Coups often try to dismantle democracy
The United States’ escapades in Latin America during the Cold War are a great example of how outside actors can spoil a fair and legal democratic process.
Take the 1973 CIA-backed coup in Chile, for example. Democratically elected Marxist Salvador Allende was violently ousted by forces led by General Agosto Pinochet, with an assist from then-president Richard Nixon and his Secretary of State Henry Kissinger. For a more recent example, Egypt descended into social chaos in 2013 when the country’s first democratically elected president, Mohammed Morsi, was ousted by the military a year after his election.
Of course, the particulars of every coup throughout history are different, but one prevailing theme has largely remained, especially when a democratically elected regime is ousted. As the University of Hamburg paper determined: “Successful coups lead to both worse democratic institutions and greater violence.”
How to prepare for and/or stop a coup
Keep in mind, there’s no prescribed set of rules, and this isn’t something that any individual can really accomplish on their own. But you should be prepared to take action in the streets (considering your safety in that choice, of course – there are reports one person has been shot and killed in D.C as a result of the current unrest).
The recent example of Turkey in 2016 shows how popular opposition can form a powerful front against an attempted coup. When a section of the Turkish military attempted to depose president Recep Tayyip Erdogan, resulting in the deaths of nearly 250 civilians after fighter jets bombed parliament and tanks descended on Ankara and Istanbul, scores of everyday civilians flooded the streets. The resistance of Turkish citizens, along with some allies in the military, foiled the coup in a matter of hours.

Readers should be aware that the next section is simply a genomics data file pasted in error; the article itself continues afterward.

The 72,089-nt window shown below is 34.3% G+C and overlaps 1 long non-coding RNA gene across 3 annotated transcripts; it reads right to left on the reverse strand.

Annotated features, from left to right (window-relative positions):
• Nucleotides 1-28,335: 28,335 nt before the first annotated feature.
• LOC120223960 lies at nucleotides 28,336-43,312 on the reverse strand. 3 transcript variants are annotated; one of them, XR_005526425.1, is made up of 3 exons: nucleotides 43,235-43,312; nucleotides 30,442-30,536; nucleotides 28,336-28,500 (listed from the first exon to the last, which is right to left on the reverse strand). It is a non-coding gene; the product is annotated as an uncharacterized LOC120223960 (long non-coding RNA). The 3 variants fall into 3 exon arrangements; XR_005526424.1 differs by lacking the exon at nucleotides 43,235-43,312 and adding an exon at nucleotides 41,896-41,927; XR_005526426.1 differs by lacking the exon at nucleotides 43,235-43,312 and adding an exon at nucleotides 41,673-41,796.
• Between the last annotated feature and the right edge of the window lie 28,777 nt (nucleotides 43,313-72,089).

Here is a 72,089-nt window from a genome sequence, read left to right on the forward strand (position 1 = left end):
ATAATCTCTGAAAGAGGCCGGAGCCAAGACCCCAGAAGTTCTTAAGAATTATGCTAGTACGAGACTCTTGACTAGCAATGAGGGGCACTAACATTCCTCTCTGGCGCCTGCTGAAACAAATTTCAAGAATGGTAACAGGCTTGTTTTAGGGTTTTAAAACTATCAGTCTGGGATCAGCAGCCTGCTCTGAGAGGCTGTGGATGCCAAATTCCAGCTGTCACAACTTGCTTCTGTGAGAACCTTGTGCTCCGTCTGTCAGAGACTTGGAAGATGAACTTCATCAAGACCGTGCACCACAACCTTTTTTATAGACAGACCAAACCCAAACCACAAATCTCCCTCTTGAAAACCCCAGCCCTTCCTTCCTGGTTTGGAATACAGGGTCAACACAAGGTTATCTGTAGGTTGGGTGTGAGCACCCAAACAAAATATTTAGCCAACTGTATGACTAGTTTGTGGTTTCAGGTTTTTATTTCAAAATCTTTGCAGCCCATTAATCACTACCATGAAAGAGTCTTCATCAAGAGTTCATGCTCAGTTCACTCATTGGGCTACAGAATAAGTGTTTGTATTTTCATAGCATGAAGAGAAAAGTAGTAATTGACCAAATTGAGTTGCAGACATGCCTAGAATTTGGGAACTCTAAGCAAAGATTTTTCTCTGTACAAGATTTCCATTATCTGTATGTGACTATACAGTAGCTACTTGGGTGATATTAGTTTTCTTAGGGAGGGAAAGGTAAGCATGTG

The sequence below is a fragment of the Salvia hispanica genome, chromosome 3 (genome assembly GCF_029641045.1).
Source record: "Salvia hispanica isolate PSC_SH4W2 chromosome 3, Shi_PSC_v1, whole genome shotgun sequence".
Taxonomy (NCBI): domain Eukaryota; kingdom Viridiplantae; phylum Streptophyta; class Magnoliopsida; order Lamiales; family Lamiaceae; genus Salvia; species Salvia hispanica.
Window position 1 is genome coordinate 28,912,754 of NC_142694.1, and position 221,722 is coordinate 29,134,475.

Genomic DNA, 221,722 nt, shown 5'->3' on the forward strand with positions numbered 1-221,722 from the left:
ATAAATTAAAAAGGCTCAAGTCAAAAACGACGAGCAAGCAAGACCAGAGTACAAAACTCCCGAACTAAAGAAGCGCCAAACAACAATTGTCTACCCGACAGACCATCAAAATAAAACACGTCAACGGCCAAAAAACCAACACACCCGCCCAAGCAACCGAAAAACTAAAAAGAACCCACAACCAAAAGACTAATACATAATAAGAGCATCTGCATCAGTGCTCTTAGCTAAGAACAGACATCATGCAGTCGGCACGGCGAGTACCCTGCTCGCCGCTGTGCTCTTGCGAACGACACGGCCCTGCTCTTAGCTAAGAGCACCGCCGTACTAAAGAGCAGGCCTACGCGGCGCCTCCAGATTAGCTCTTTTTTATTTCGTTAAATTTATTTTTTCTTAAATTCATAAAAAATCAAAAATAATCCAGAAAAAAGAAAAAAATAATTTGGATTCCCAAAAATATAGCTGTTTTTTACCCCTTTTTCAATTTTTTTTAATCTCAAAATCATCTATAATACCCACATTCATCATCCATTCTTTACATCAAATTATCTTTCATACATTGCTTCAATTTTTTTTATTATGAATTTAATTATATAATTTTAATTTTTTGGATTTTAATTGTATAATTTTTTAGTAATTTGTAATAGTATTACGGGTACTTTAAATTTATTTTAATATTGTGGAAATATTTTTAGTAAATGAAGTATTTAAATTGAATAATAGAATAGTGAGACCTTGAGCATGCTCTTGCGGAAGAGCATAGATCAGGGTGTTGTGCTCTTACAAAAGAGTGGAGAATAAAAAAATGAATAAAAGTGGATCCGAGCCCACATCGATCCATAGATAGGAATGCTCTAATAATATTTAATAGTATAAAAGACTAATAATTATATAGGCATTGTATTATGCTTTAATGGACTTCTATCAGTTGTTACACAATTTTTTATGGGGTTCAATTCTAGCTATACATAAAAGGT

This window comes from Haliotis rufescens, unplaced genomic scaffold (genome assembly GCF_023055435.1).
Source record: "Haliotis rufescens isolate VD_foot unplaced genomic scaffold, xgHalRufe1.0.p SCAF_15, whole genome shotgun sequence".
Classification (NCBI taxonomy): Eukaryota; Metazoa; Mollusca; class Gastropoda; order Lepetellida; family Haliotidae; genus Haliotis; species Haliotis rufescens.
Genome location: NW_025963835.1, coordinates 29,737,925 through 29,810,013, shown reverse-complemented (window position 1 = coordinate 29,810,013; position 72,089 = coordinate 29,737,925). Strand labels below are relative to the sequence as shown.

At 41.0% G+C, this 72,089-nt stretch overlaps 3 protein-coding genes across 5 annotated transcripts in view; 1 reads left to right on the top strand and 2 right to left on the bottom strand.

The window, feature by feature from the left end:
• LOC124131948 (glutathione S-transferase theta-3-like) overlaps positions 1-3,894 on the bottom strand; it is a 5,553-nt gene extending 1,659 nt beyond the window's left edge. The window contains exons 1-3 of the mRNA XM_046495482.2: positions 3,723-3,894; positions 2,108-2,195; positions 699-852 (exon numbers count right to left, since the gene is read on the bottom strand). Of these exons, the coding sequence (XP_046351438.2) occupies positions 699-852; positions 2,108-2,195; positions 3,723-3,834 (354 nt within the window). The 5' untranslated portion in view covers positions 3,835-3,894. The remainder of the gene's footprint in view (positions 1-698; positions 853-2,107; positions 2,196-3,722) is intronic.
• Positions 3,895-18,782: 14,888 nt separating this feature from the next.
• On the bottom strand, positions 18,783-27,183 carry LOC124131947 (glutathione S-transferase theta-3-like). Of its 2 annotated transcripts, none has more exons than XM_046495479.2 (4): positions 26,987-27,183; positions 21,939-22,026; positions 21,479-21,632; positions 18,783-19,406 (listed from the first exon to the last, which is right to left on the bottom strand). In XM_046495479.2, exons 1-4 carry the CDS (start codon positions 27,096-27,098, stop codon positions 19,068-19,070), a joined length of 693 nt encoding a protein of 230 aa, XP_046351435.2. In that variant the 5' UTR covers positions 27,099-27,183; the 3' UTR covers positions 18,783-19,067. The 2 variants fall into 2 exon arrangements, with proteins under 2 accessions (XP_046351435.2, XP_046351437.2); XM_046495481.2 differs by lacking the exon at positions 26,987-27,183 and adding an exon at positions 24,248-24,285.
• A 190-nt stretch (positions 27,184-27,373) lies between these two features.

Short of those life-risking endeavours, it’s crucial that people who think there might be a coup afoot stay vigilant and watch out for some of the more subversive warning signs. On a tactical level, it’s smart to actively communicate with those around you. As Daniel Hunter writes for the non-profit Waging Nonviolence: “Coups are not a time to just watch and wait until ‘someone else’ figures it out. No matter who you are you can be a part of choosing democracy.”
Hunter explains that point further, indicating some plans of action that go beyond your traditional march on Washington:
It’s not about protest but about getting people to reassert core values — like showing up at elected officials’ offices to get them to agree to honour election results. And it’s not about single points of actions like marches in D.C. — but instead actions like mass strikes from youth and students refusing to go to work or school until all votes are counted. If you live in a country with decaying public institutions, fracturing trust in democracy, and powerful public figures who routinely flout traditional norms and deny reality, then it might be time to pay attention.
Moreover, laying the groundwork for resistance requires you know what resources are at your disposal. There’s tons of organisations dedicated to keeping the rule of law and democracy intact, and if push were ever to come to shove, it’d be a no-brainer to get in touch. Though there’s almost always local organisations in your state, city, or town, national organisations such as Indivisible, Our Revolution and Stand Up America are always ready to organise and tackle threats to democracy no matter your zip code.
These are general guidelines for anyone who lives in a country with decaying public institutions, fracturing trust in democracy, and powerful public figures who routinely flout traditional norms and deny reality. If all this sounds uncomfortably familiar, it might be time to start making a plan.
This article has been updated since its original publish date.